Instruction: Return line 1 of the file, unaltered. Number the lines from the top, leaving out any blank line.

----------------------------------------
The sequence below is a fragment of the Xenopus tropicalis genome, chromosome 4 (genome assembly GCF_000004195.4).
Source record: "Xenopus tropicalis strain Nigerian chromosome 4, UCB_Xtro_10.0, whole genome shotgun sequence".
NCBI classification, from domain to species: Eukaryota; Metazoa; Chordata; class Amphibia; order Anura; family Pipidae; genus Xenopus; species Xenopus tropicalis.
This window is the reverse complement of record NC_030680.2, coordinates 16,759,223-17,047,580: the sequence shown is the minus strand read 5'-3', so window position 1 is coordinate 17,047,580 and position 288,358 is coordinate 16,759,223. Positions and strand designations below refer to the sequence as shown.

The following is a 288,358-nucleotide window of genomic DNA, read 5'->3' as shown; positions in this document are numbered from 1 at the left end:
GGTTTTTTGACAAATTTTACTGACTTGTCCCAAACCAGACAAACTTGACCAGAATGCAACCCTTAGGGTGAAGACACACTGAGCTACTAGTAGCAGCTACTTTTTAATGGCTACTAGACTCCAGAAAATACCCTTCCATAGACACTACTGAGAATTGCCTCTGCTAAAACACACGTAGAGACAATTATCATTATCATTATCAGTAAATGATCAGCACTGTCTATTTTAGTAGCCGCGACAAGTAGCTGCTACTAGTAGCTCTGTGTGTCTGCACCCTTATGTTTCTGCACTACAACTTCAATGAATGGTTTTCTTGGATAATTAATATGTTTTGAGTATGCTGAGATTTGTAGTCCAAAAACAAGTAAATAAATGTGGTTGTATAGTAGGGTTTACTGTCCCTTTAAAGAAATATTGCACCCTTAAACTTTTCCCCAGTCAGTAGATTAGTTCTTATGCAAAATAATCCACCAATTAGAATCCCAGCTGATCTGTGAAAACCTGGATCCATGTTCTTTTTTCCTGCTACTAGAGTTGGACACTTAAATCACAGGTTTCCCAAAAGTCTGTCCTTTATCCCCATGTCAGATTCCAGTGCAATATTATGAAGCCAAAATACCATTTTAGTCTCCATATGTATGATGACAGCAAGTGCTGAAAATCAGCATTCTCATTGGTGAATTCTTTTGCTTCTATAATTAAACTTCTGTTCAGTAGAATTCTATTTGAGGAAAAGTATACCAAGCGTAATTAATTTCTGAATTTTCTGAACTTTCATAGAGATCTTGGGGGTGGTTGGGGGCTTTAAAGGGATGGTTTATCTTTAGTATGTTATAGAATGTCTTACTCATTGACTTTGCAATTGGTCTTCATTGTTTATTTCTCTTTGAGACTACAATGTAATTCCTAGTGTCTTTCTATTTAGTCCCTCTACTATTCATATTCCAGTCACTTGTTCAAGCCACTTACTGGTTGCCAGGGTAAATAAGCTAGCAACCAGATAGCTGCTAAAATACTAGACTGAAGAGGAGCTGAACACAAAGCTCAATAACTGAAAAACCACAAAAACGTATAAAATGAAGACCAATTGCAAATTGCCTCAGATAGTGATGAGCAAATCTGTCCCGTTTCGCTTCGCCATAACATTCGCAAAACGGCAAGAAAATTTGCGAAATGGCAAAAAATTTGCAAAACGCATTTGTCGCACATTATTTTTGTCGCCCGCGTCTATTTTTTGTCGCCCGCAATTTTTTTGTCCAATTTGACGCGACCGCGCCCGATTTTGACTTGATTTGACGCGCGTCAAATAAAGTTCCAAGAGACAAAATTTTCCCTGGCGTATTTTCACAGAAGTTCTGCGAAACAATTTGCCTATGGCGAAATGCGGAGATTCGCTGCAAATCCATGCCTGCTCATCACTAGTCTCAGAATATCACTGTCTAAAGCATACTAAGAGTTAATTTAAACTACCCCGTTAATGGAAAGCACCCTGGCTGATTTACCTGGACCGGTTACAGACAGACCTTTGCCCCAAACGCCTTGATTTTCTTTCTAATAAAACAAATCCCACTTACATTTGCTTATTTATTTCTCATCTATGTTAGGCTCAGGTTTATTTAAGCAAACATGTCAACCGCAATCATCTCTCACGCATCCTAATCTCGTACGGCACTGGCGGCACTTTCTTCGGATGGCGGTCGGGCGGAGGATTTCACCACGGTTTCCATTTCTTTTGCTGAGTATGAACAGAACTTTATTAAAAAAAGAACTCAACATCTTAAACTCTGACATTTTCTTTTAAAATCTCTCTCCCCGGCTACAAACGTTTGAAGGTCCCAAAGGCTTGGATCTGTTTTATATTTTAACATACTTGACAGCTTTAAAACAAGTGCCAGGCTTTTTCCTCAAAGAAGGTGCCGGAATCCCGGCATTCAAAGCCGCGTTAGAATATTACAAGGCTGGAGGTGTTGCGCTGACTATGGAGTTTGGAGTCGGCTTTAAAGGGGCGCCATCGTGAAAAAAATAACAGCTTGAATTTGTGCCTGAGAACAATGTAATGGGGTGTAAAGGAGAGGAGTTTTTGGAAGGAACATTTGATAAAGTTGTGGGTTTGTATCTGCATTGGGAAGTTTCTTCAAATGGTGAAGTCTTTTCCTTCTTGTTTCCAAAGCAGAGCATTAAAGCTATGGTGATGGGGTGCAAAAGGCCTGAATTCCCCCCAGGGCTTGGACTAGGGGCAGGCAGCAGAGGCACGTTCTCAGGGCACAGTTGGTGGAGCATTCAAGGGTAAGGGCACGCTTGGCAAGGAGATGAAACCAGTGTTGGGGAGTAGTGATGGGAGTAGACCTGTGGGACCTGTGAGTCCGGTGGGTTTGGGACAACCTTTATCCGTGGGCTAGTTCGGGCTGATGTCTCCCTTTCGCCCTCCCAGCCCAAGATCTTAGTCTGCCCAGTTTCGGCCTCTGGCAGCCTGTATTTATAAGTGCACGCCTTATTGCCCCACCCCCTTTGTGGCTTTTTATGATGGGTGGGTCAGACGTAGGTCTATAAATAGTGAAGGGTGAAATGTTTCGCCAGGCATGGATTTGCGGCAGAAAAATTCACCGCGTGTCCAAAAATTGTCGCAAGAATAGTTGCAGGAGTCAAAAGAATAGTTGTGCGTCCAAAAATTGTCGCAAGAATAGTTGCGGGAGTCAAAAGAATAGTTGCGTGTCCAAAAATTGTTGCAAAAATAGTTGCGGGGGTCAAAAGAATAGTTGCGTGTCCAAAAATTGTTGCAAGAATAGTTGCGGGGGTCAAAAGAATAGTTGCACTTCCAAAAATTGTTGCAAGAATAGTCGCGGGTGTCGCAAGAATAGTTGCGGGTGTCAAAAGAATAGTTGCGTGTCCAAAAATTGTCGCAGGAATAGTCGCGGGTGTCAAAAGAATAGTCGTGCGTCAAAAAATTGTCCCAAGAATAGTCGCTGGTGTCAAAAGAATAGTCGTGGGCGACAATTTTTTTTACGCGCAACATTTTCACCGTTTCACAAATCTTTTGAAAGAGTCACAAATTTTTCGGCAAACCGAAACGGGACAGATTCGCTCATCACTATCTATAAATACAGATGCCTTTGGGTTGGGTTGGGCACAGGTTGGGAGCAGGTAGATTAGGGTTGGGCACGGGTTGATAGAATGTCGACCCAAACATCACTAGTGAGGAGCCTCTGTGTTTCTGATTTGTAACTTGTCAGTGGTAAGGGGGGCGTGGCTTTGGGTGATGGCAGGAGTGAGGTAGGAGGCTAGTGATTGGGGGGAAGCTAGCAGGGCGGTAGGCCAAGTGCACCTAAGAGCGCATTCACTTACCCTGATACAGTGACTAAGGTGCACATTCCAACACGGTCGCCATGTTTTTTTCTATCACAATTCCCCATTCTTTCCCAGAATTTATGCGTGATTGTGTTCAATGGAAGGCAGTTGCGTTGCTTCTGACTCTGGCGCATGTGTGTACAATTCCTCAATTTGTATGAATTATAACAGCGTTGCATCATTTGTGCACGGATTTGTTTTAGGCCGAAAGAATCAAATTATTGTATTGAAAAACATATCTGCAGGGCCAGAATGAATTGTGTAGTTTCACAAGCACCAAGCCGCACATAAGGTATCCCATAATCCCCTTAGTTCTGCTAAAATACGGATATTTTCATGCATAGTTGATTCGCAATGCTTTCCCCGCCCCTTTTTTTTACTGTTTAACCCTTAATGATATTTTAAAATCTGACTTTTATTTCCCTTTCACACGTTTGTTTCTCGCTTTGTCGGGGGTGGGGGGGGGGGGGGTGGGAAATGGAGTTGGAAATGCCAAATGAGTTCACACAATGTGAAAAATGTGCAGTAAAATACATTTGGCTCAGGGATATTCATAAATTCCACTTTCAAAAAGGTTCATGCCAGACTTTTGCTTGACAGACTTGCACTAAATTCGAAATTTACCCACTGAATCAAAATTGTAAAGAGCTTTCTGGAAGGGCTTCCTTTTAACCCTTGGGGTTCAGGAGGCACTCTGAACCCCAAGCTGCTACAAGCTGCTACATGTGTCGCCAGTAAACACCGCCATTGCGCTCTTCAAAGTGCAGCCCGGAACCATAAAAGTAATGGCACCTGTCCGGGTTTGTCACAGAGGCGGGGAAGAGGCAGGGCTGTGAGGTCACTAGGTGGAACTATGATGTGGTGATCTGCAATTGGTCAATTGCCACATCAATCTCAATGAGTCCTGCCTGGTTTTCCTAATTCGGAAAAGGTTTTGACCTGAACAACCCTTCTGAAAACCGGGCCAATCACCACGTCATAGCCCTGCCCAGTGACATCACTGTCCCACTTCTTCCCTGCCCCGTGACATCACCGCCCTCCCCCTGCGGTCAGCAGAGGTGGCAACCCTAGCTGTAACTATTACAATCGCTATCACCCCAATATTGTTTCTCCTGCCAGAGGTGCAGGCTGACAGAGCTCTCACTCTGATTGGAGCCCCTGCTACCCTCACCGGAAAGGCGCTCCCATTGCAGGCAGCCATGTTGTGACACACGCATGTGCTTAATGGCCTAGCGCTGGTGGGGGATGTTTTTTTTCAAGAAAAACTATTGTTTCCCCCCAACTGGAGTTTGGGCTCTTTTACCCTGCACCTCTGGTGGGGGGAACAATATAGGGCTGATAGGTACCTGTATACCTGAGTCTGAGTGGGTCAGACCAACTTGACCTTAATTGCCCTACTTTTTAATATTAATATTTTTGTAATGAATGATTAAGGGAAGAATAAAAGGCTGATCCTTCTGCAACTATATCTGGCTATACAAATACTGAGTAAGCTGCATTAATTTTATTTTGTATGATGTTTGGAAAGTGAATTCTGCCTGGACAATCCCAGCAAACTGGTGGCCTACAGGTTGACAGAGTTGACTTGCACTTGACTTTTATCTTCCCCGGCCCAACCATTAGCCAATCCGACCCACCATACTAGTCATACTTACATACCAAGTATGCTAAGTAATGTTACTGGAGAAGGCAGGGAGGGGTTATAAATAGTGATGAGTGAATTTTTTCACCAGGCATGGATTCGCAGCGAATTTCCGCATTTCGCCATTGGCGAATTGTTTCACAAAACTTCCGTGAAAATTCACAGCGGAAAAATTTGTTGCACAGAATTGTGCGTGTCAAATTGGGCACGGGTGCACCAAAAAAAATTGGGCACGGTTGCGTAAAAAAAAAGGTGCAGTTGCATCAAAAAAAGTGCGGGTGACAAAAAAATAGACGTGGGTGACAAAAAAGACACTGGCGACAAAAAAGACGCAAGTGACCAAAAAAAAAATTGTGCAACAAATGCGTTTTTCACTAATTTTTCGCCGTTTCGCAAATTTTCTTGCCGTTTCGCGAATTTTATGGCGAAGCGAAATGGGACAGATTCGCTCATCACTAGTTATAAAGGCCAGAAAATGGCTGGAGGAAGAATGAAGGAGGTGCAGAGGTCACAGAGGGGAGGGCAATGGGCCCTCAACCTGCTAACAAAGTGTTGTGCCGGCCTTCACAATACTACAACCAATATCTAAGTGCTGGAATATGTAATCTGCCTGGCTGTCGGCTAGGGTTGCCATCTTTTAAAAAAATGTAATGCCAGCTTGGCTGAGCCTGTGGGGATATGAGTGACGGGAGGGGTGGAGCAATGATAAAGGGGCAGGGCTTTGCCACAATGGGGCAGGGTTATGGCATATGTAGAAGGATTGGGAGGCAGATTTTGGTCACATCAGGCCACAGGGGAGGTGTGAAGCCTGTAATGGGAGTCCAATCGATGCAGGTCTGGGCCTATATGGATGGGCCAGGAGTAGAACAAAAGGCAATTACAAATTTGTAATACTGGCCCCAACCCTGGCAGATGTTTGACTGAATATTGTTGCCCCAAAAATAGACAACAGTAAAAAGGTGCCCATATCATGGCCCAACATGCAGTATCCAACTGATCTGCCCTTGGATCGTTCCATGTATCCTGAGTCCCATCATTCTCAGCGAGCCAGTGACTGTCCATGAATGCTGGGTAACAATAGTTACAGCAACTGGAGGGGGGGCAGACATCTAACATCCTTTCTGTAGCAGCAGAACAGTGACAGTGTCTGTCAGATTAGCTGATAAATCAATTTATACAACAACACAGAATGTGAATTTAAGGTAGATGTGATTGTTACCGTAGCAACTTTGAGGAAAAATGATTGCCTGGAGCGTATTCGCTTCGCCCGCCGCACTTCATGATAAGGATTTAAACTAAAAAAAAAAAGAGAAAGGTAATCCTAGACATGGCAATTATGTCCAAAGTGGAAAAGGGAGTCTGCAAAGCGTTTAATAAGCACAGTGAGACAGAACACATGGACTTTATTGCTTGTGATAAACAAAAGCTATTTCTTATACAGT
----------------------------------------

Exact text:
The sequence below is a fragment of the Xenopus tropicalis genome, chromosome 4 (genome assembly GCF_000004195.4).